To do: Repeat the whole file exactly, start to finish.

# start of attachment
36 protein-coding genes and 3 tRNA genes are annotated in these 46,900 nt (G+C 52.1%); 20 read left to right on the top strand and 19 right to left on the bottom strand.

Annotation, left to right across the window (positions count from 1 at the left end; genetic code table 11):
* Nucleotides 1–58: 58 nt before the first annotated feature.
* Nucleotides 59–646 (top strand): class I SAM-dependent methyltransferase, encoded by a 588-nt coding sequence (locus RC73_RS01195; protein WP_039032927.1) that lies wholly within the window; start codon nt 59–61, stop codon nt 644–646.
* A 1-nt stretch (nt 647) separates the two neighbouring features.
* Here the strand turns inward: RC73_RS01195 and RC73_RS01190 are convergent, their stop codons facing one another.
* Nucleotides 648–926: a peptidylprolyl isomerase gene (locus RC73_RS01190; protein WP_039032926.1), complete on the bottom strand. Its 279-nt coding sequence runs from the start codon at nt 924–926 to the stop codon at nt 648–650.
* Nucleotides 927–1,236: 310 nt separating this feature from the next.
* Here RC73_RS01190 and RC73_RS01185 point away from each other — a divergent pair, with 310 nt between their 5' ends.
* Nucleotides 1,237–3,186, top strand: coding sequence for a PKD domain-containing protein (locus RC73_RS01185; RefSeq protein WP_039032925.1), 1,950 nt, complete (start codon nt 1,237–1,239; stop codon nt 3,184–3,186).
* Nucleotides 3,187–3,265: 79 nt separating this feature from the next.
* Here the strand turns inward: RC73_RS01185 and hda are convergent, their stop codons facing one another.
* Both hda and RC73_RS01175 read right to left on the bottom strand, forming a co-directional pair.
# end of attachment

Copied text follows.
36 protein-coding genes and 3 tRNA genes are annotated in these 46,900 nt (G+C 52.1%); 20 read left to right on the top strand and 19 right to left on the bottom strand.

Annotation, left to right across the window (positions count from 1 at the left end; genetic code table 11):
* Nucleotides 1–58: 58 nt before the first annotated feature.
* Nucleotides 59–646 (top strand): class I SAM-dependent methyltransferase, encoded by a 588-nt coding sequence (locus RC73_RS01195; protein WP_039032927.1) that lies wholly within the window; start codon nt 59–61, stop codon nt 644–646.
* A 1-nt stretch (nt 647) separates the two neighbouring features.
* Here the strand turns inward: RC73_RS01195 and RC73_RS01190 are convergent, their stop codons facing one another.
* Nucleotides 648–926: a peptidylprolyl isomerase gene (locus RC73_RS01190; protein WP_039032926.1), complete on the bottom strand. Its 279-nt coding sequence runs from the start codon at nt 924–926 to the stop codon at nt 648–650.
* Nucleotides 927–1,236: 310 nt separating this feature from the next.
* Here RC73_RS01190 and RC73_RS01185 point away from each other — a divergent pair, with 310 nt between their 5' ends.
* Nucleotides 1,237–3,186, top strand: coding sequence for a PKD domain-containing protein (locus RC73_RS01185; RefSeq protein WP_039032925.1), 1,950 nt, complete (start codon nt 1,237–1,239; stop codon nt 3,184–3,186).
* Nucleotides 3,187–3,265: 79 nt separating this feature from the next.
* Here the strand turns inward: RC73_RS01185 and hda are convergent, their stop codons facing one another.
* Both hda and RC73_RS01175 read right to left on the bottom strand, forming a co-directional pair.